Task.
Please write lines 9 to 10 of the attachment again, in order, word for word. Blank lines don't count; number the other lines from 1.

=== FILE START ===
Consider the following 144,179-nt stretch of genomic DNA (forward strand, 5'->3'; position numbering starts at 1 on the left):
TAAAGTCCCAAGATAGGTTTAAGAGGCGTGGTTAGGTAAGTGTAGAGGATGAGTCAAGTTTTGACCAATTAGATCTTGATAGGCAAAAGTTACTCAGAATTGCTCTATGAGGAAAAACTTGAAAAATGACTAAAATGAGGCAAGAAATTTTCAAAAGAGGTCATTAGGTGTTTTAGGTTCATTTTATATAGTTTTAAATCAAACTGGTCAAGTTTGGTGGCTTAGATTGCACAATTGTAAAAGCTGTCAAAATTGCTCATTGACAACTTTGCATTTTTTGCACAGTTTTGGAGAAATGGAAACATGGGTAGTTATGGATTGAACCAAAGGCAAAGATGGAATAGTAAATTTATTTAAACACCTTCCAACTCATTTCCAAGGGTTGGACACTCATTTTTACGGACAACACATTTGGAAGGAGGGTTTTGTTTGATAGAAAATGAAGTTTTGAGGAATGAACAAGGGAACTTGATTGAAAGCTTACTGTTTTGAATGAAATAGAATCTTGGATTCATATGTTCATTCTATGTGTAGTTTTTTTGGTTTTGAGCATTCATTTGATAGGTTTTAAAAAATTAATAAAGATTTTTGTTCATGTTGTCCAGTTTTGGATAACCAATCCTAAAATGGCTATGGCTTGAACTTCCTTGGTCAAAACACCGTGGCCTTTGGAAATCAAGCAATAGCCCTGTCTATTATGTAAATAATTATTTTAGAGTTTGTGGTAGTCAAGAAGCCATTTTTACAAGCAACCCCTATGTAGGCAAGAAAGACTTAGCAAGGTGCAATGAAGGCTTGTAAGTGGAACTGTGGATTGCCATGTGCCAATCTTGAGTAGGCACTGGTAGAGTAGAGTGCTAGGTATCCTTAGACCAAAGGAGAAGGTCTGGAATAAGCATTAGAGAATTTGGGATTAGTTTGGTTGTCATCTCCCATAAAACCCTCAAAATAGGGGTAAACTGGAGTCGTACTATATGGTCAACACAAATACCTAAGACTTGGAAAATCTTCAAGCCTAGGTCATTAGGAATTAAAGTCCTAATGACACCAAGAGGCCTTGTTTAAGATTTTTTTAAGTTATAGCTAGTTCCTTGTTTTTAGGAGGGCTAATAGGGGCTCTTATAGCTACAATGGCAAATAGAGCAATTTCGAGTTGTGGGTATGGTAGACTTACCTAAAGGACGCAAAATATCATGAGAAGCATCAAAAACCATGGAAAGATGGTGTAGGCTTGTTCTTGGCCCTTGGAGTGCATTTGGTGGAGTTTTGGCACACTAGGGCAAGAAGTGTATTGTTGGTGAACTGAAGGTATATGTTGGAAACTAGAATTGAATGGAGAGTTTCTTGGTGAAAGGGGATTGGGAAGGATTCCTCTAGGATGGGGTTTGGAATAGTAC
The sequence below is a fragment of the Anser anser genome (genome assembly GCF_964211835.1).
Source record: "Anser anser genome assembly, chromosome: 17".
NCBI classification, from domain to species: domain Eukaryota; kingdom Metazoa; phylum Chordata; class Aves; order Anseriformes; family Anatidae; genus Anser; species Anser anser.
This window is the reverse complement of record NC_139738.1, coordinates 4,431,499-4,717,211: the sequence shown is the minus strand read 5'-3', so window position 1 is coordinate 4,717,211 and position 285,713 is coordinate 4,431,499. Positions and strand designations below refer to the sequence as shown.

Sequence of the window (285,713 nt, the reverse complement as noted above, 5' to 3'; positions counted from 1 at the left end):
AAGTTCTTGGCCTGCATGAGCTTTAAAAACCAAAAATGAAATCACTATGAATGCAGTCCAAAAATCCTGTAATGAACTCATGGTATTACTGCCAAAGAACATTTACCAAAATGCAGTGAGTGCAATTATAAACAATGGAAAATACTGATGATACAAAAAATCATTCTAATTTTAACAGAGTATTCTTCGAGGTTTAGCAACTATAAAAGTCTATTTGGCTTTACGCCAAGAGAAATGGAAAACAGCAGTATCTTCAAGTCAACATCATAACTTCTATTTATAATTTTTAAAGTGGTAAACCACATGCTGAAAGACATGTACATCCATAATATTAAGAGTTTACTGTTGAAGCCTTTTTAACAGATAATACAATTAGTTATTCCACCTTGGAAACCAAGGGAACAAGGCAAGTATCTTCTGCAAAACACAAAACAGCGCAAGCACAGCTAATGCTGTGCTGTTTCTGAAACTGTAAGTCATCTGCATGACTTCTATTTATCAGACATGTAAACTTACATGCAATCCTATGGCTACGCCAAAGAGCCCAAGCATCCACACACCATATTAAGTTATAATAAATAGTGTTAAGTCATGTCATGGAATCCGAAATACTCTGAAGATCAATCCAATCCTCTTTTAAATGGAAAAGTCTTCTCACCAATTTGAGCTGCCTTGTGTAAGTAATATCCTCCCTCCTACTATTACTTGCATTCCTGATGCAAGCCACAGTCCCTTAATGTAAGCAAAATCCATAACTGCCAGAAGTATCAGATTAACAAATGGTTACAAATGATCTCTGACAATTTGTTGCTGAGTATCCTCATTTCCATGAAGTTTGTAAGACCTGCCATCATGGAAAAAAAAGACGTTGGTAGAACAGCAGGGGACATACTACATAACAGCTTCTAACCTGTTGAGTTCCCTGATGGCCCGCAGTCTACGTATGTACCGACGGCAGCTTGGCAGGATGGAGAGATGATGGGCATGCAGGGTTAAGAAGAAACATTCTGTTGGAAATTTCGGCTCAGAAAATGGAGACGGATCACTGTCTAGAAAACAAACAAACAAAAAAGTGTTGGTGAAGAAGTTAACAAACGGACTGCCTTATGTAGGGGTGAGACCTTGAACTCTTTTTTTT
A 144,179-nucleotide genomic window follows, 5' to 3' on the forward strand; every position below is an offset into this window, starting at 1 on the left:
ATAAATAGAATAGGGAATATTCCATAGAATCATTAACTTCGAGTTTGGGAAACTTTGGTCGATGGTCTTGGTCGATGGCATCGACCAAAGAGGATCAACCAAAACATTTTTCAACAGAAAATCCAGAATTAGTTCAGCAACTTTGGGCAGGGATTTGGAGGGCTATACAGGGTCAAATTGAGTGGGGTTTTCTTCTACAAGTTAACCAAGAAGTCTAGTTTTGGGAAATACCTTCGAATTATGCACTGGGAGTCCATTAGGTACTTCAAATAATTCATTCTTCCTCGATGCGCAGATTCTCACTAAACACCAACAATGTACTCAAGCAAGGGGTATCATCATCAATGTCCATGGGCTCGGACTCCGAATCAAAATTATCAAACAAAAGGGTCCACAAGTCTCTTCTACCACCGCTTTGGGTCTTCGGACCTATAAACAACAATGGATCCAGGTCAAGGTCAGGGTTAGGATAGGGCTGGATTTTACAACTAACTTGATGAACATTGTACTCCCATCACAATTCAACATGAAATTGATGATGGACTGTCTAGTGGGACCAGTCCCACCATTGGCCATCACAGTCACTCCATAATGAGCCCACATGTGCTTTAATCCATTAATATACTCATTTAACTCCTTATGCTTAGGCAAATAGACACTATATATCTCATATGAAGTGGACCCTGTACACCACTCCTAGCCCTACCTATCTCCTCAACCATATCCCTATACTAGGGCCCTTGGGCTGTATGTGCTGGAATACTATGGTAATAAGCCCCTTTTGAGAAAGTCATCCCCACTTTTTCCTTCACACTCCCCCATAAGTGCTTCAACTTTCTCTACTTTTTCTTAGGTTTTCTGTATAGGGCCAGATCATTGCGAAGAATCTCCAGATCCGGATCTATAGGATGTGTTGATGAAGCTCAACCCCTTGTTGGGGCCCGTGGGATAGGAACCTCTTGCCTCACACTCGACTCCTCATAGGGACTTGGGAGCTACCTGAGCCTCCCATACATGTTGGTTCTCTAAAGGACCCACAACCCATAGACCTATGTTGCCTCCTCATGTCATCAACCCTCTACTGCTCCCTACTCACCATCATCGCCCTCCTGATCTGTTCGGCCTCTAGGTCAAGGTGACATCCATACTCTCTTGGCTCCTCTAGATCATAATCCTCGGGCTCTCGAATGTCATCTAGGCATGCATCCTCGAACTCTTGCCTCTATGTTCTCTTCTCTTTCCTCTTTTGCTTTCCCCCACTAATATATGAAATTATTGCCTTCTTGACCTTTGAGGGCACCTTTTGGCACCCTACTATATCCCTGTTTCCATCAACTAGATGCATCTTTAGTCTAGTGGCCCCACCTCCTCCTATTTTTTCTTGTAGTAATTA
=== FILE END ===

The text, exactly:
A 144,179-nucleotide genomic window follows, 5' to 3' on the forward strand; every position below is an offset into this window, starting at 1 on the left:
ATAAATAGAATAGGGAATATTCCATAGAATCATTAACTTCGAGTTTGGGAAACTTTGGTCGATGGTCTTGGTCGATGGCATCGACCAAAGAGGATCAACCAAAACATTTTTCAACAGAAAATCCAGAATTAGTTCAGCAACTTTGGGCAGGGATTTGGAGGGCTATACAGGGTCAAATTGAGTGGGGTTTTCTTCTACAAGTTAACCAAGAAGTCTAGTTTTGGGAAATACCTTCGAATTATGCACTGGGAGTCCATTAGGTACTTCAAATAATTCATTCTTCCTCGATGCGCAGATTCTCACTAAACACCAACAATGTACTCAAGCAAGGGGTATCATCATCAATGTCCATGGGCTCGGACTCCGAATCAAAATTATCAAACAAAAGGGTCCACAAGTCTCTTCTACCACCGCTTTGGGTCTTCGGACCTATAAACAACAATGGATCCAGGTCAAGGTCAGGGTTAGGATAGGGCTGGATTTTACAACTAACTTGATGAACATTGTACTCCCATCACAATTCAACATGAAATTGATGATGGACTGTCTAGTGGGACCAGTCCCACCATTGGCCATCACAGTCACTCCATAATGAGCCCACATGTGCTTTAATCCATTAATATACTCATTTAACTCCTTATGCTTAGGCAAATAGACACTATATATCTCATATGAAGTGGACCCTGTACACCACTCCTAGCCCTACCTATCTCCTCAACCATATCCCTATACTAGGGCCCTTGGGCTGTATGTGCTGGAATACTATGGTAATAAGCCCCTTTTGAGAAAGTCATCCCCACTTTTTCCTTCACACTCCCCCATAAGTGCTTCAACTTTCTCTACTTTTTCTTAGGTTTTCTGTATAGGGCCAGATCATTGCGAAGAATCTCCAGATCCGGATCTATAGGATGTGTTGATGAAGCTCAACCCCTTGTTGGGGCCCGTGGGATAGGAACCTCTTGCCTCACACTCGACTCCTCATAGGGACTTGGGAGCTACCTGAGCCTCCCATACATGTTGGTTCTCTAAAGGACCCACAACCCATAGACCTATGTTGCCTCCTCATGTCATCAACCCTCTACTGCTCCCTACTCACCATCATCGCCCTCCTGATCTGTTCGGCCTCTAGGTCAAGGTGACATCCATACTCTCTTGGCTCCTCTAGATCATAATCCTCGGGCTCTCGAATGTCATCTAGGCATGCATCCTCGAACTCTTGCCTCTATGTTCTCTTCTCTTTCCTCTTTTGCTTTCCCCCACTAATATATGAAATTATTGCCTTCTTGACCTTTGAGGGCACCTTTTGGCACCCTACTATATCCCTGTTTCCATCAACTAGATGCATCTTTAGTCTAGTGGCCCCACCTCCTCCTATTTTTTCTTGTAGTAATTA